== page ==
If you were to travel a path of decorative arts from a Pre-Raphaelite meeting in the English drawing room of William Morris, through the Miami kitchen of the Golden Girls and straight into the captain’s ready room of the “Star Trek: Enterprise,” your 2019 Albuquerque, N.M. stop would be the entry hall gallery of Spur Line Supply Co. in the Sawmill neighborhood to see Robyn A. Frank’s Sky seeker, dawn.
It is hard to nail down a point of reference for where we are in time and space with Sky seeker, dawn. It is a familiar, though aspirational place not currently available. It is off in the distance on a parallel plane where there are no dirty dishes and the neighbor’s dog doesn’t ever bark. Appreciation requires that you linger, but Sky seeker, dawn is never pushy enough to ask you to stay. You could breeze right past it on your way through your insurance agent’s lobby, or get sucked into it if you could see it from your dentist’s chair.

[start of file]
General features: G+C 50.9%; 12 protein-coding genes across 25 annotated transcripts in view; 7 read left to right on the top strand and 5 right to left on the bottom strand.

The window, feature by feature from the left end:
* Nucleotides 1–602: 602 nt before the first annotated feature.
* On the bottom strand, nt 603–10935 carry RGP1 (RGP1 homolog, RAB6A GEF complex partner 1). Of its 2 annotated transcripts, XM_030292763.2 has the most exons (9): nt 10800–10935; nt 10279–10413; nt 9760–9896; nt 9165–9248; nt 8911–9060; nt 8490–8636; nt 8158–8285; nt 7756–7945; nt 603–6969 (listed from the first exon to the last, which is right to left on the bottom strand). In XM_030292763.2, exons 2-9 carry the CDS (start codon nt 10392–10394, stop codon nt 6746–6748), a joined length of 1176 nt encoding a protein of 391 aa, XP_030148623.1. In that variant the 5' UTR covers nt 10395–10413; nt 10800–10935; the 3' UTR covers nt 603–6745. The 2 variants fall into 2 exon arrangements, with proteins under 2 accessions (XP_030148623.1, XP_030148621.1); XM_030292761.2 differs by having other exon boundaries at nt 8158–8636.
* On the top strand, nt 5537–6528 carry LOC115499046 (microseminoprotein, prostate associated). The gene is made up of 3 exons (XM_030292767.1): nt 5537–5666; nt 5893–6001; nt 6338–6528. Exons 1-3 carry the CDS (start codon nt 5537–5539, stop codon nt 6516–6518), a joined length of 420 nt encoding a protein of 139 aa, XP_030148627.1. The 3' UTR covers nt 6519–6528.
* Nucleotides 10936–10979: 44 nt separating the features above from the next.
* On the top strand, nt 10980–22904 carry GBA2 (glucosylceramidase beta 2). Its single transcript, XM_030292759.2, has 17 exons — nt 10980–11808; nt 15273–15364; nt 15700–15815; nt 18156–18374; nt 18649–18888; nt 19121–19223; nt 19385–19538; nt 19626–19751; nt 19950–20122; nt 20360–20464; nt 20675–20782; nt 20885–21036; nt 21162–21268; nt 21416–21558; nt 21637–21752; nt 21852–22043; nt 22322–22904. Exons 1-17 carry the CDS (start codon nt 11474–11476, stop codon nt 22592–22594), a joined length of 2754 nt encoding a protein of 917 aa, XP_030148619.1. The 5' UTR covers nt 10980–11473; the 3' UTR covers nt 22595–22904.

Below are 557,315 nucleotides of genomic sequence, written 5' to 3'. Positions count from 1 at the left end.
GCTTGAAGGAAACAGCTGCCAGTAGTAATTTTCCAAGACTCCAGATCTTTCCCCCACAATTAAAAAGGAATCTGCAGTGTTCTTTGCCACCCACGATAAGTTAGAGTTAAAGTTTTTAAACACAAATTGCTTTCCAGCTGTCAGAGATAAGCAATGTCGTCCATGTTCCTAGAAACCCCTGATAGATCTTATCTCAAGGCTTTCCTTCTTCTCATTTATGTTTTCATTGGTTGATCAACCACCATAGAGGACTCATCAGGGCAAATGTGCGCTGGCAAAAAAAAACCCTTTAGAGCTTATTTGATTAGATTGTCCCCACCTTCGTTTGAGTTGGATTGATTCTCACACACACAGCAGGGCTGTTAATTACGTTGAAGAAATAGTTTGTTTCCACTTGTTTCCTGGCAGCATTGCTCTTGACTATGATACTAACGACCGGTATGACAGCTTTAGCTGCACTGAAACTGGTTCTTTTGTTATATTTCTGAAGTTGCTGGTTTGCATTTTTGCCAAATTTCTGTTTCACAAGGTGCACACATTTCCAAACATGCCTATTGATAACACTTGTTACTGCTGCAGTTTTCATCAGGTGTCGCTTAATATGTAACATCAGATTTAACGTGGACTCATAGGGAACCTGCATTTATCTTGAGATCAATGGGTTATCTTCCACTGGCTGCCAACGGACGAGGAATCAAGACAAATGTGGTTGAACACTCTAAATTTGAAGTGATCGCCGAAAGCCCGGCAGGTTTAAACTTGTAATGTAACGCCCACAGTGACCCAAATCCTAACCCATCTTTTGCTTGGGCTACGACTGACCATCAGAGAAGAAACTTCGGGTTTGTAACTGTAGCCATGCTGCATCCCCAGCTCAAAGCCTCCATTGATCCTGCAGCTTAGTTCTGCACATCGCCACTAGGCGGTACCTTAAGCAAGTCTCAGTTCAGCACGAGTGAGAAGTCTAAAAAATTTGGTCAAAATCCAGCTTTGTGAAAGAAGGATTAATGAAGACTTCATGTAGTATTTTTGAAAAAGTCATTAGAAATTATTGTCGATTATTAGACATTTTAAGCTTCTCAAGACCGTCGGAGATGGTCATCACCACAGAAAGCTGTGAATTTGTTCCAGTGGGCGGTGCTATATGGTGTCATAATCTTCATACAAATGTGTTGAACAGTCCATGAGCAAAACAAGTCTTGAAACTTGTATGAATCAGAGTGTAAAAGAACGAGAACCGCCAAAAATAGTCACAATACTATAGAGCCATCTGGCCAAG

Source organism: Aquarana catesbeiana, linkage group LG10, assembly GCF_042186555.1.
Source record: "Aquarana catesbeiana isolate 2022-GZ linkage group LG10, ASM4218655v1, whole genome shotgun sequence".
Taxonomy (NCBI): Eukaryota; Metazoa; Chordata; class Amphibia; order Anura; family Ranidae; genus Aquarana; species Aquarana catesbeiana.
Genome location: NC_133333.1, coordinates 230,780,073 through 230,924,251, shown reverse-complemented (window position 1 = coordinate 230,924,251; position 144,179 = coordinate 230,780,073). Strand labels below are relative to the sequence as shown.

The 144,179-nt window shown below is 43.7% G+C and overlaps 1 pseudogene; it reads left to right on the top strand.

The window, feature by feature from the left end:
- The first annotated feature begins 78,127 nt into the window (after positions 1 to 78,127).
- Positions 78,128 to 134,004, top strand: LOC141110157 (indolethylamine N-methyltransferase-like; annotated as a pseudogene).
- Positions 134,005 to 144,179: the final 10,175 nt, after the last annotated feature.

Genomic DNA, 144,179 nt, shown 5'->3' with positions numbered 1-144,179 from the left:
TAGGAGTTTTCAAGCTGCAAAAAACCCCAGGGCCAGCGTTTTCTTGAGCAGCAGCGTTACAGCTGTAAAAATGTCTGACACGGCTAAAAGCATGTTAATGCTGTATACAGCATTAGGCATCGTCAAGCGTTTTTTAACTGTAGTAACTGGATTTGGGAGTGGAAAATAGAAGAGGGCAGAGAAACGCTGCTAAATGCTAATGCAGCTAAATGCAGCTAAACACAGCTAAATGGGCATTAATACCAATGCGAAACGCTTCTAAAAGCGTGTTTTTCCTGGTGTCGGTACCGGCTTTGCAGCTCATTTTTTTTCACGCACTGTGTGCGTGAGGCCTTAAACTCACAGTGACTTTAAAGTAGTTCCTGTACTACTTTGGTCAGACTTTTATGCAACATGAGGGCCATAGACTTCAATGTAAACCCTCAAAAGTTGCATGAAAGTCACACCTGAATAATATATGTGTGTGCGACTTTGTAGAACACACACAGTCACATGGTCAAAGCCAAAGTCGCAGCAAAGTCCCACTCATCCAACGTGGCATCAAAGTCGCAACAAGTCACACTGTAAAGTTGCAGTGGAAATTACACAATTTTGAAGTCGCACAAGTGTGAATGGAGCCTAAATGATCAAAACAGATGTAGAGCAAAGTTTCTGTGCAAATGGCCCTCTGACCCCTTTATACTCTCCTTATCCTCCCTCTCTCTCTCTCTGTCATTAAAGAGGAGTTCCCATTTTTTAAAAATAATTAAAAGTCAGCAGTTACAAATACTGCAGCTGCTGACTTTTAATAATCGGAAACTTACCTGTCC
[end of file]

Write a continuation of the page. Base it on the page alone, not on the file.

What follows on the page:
As she describes, Frank assigns meaning to each element throughout each piece in the exhibit. The circle: The self. The wavy line: The energetic manifestation of uncertain emotions. The diagonal line: Our ever-shifting perspective. Working in the round, Frank deploys each element like Bil Keane characters to capture a moment that might just be a memory of something that never really happened. Her technique brings an experienced hand to render a flawless, slowly crafted painting. It is smooth and refined, with a color palette best described as mauve-adjacent.
What we get from Sky seeker, dawn is what we get from all truly great decorative art. It is a respite from the mental fatigue of daily life and an inducement to calmly seek a better integration between our inner and outer selves. It does not come with its own story, but provides you with a place to contemplate your own. Returning to the words of William Morris we can find direction in this simplification, “Have nothing in your house that you do not know to be useful, or believe to be beautiful.” Sky seeker, dawn replaces “house” with “self” and hangs on the wall to welcome change that comes from a contemplative, streamlined place. Given time and space, it becomes art you want to live in.